The Orduna - the ship on which Stanley Major Beggs travelled to the USA.

The Orduna – the ship on which Stanley Major Beggs travelled to the USA.

On his return to Liverpool, Stanley returned to work at the Pacific Steam Navigation Company before making a life-changing decision. On May 14th, 1923, he arrived at Ellis Island, New York onboard the Orduna having made the decision to emigrate to the United States. He made his home in New Jersey and, on the 1930 US Census, he can be found working as an oiler for the Public Service Electric & Gas Company and boarding with a family in Jersey City, New Jersey.

Lillian, wife of Stanley Major Beggs

Lillian, wife of Stanley Major Beggs

Some time during the next eight years, Stanley got married to a Canadian woman named Lillian Wittis, born about 1894,  who had arrived in the USA in 1910. The 1938 New Jersey City Directory records them as living at 126 Rutherford Place and his wife is recorded as being a nurse. By the time of the 1940 Census, they were living at Jay Avenue in Lyndhurst, Bergen, New Jersey. Despite them both having jobs, all was not well financially with the couple as testified by a story that was about to break in the American press.

Helen Clay Frick, the third child of Pittsburgh steel magnate, Henry Clay Frick, became the richest woman in the US when, on the death of her father in 1919, she inherited $38m. In 1940, Lillian Beggs, who had ‘become tired of poverty’, sent Miss Frick three letters, the first on August 14th, demanding that unless she paid her $50,000, ‘everything she had would be bombed’.

The final letter, sent on September 19th, ended with a reference to the explosion at the Hercules Powder Company, Kenvill, New Jersey and stated that ‘the same thing’  would happen to Miss Frick if she did not pay the money. On September 24th, Lillian was arrested by FBI agents at the Fulton Street entrance to the Hudson Terminal as she collected a package she believed contained the $50,000, the arrest being announced by J. Edgar Hoover.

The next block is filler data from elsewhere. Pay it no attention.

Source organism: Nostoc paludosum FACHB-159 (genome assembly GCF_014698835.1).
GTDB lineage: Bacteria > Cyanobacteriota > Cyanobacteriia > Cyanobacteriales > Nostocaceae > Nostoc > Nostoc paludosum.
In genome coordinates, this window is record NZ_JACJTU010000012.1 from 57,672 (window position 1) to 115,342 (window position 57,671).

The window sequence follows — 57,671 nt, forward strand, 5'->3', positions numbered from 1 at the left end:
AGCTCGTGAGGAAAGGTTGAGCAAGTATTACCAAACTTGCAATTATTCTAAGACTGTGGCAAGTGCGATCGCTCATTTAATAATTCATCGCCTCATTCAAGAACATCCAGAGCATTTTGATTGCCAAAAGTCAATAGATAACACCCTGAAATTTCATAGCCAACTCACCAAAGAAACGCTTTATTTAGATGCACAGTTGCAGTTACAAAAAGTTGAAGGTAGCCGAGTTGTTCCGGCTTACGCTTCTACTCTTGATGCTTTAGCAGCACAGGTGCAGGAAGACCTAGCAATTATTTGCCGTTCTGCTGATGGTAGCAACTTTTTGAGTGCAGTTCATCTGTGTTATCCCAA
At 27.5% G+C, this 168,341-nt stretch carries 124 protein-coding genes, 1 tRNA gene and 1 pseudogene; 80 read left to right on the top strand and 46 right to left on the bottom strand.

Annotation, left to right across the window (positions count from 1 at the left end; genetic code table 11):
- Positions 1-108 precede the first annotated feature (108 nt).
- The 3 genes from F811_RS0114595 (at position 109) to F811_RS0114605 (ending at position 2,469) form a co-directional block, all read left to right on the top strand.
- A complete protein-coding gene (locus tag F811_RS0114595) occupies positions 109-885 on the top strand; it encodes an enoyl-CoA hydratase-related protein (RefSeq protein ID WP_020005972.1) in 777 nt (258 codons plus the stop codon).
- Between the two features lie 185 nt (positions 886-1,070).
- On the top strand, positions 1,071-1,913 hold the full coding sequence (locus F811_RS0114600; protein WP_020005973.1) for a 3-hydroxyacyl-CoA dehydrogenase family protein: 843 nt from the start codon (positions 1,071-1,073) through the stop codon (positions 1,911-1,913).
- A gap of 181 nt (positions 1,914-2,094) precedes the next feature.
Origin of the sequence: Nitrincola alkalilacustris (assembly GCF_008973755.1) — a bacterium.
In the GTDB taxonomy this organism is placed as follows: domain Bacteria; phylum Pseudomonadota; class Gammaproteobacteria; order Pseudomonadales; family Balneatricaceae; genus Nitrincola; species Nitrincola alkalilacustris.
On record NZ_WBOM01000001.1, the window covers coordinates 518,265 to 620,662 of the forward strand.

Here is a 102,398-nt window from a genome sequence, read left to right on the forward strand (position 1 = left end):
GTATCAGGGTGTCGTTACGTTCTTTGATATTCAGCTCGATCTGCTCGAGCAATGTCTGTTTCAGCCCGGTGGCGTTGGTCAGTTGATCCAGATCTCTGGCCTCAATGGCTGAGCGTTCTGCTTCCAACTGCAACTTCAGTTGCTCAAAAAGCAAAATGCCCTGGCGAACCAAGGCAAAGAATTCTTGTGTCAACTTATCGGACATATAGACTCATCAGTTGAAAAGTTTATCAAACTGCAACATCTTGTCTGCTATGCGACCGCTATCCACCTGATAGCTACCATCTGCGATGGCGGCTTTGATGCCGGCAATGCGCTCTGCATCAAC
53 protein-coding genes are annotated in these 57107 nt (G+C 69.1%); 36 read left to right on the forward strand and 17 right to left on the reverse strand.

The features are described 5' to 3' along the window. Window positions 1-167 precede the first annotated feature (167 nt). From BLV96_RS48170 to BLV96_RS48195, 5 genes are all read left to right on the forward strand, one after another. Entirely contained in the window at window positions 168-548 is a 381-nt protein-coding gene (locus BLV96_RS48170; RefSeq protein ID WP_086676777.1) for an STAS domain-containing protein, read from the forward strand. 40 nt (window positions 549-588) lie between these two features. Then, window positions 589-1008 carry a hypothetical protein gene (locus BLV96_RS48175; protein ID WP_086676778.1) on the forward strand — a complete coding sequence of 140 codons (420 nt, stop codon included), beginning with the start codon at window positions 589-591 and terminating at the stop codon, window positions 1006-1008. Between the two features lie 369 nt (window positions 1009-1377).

Helen Frick and her father, portrait by Edmund Charles Tarbell, c. 1910

Helen Clay Frick and her father, portrait by Edmund Charles Tarbell, c. 1910

On November 22nd, Lillian appeared in front of Federal Judge Vincent L. Leibell and pleaded guilty of attempting to extort money from Miss Frick, saying that she wanted to buy a home and a 40-foot boat for herself and her husband! Sentencing took place four days later, the maximum penalty under the so-called Lindbergh act being 20 years’ imprisonment. Fortunately for Mrs Beggs, she received a suspended sentence and was placed on two years’ probation.

The couple spent a lot of their remaining years travelling to and from Liverpool until 1960 when, shortly after one of their voyages back to England, Stanley Major Beggs died. Lillian died thirteen years later, on December 1st, 1973. Both were buried at St. Catharine’s Cemetery, Sea Girt, Monmouth County, New Jersey.

Grave of Stanley and Lillian Beggs. (Image courtesy of findagrave.com)

Grave of Stanley and Lillian Beggs. (Image courtesy of findagrave.com)

A Heroic Action

Robert Ainsworth, my great-great grandfather, was born in 1838 in Liverpool. Following in the footsteps of his father and grandfather, he was a shipwright, plying his trade on the banks of the River Mersey.

Clarence Dock, Liverpool

Clarence Dock, Liverpool